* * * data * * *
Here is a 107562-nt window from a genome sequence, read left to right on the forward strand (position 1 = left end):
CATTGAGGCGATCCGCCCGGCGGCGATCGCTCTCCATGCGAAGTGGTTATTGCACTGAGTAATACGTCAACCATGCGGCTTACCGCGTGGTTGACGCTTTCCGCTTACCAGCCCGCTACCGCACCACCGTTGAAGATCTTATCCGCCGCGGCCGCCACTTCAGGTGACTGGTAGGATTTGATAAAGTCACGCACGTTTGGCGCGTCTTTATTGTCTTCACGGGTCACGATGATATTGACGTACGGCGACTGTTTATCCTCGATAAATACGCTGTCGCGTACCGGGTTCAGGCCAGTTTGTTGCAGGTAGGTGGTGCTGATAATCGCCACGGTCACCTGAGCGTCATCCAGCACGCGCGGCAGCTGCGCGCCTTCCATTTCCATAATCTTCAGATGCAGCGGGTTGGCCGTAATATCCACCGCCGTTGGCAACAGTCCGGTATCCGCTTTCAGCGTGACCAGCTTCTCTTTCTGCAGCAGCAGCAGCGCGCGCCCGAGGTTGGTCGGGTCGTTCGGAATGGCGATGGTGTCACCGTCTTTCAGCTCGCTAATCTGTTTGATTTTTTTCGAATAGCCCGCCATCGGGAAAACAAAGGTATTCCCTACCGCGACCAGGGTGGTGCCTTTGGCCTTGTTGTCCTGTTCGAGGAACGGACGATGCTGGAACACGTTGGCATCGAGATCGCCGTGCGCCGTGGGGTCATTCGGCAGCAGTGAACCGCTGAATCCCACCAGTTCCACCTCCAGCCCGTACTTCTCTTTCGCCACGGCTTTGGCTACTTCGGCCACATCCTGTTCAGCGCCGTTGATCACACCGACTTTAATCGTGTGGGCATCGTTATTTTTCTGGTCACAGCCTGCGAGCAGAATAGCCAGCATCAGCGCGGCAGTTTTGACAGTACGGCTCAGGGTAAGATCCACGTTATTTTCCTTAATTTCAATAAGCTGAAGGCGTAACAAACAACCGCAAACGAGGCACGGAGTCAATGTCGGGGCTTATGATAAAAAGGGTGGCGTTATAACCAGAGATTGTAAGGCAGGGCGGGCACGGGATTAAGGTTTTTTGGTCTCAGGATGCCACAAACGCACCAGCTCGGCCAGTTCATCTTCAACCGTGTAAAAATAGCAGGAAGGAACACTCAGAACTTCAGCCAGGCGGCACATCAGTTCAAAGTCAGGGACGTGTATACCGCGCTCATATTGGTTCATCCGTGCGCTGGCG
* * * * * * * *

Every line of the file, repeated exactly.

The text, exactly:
Here is a 107562-nt window from a genome sequence, read left to right on the forward strand (position 1 = left end):
CATTGAGGCGATCCGCCCGGCGGCGATCGCTCTCCATGCGAAGTGGTTATTGCACTGAGTAATACGTCAACCATGCGGCTTACCGCGTGGTTGACGCTTTCCGCTTACCAGCCCGCTACCGCACCACCGTTGAAGATCTTATCCGCCGCGGCCGCCACTTCAGGTGACTGGTAGGATTTGATAAAGTCACGCACGTTTGGCGCGTCTTTATTGTCTTCACGGGTCACGATGATATTGACGTACGGCGACTGTTTATCCTCGATAAATACGCTGTCGCGTACCGGGTTCAGGCCAGTTTGTTGCAGGTAGGTGGTGCTGATAATCGCCACGGTCACCTGAGCGTCATCCAGCACGCGCGGCAGCTGCGCGCCTTCCATTTCCATAATCTTCAGATGCAGCGGGTTGGCCGTAATATCCACCGCCGTTGGCAACAGTCCGGTATCCGCTTTCAGCGTGACCAGCTTCTCTTTCTGCAGCAGCAGCAGCGCGCGCCCGAGGTTGGTCGGGTCGTTCGGAATGGCGATGGTGTCACCGTCTTTCAGCTCGCTAATCTGTTTGATTTTTTTCGAATAGCCCGCCATCGGGAAAACAAAGGTATTCCCTACCGCGACCAGGGTGGTGCCTTTGGCCTTGTTGTCCTGTTCGAGGAACGGACGATGCTGGAACACGTTGGCATCGAGATCGCCGTGCGCCGTGGGGTCATTCGGCAGCAGTGAACCGCTGAATCCCACCAGTTCCACCTCCAGCCCGTACTTCTCTTTCGCCACGGCTTTGGCTACTTCGGCCACATCCTGTTCAGCGCCGTTGATCACACCGACTTTAATCGTGTGGGCATCGTTATTTTTCTGGTCACAGCCTGCGAGCAGAATAGCCAGCATCAGCGCGGCAGTTTTGACAGTACGGCTCAGGGTAAGATCCACGTTATTTTCCTTAATTTCAATAAGCTGAAGGCGTAACAAACAACCGCAAACGAGGCACGGAGTCAATGTCGGGGCTTATGATAAAAAGGGTGGCGTTATAACCAGAGATTGTAAGGCAGGGCGGGCACGGGATTAAGGTTTTTTGGTCTCAGGATGCCACAAACGCACCAGCTCGGCCAGTTCATCTTCAACCGTGTAAAAATAGCAGGAAGGAACACTCAGAACTTCAGCCAGGCGGCACATCAGTTCAAAGTCAGGGACGTGTATACCGCGCTCATATTGGTTCATCCGTGCGCTGGCG